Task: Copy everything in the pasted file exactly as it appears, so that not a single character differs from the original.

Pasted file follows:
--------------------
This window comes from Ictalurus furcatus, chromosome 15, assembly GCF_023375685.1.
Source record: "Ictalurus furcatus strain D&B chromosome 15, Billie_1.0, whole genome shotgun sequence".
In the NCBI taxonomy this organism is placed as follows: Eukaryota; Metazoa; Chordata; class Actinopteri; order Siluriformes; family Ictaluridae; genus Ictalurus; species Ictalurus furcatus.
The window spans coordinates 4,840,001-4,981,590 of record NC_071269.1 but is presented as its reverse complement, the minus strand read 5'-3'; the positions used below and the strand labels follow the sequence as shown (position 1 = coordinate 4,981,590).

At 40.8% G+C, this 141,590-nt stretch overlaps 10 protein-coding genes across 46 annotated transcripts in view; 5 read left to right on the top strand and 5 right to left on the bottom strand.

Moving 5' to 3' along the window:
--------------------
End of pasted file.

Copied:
This window comes from Ictalurus furcatus, chromosome 15, assembly GCF_023375685.1.
Source record: "Ictalurus furcatus strain D&B chromosome 15, Billie_1.0, whole genome shotgun sequence".
In the NCBI taxonomy this organism is placed as follows: Eukaryota; Metazoa; Chordata; class Actinopteri; order Siluriformes; family Ictaluridae; genus Ictalurus; species Ictalurus furcatus.
The window spans coordinates 4,840,001-4,981,590 of record NC_071269.1 but is presented as its reverse complement, the minus strand read 5'-3'; the positions used below and the strand labels follow the sequence as shown (position 1 = coordinate 4,981,590).

At 40.8% G+C, this 141,590-nt stretch overlaps 10 protein-coding genes across 46 annotated transcripts in view; 5 read left to right on the top strand and 5 right to left on the bottom strand.

Moving 5' to 3' along the window: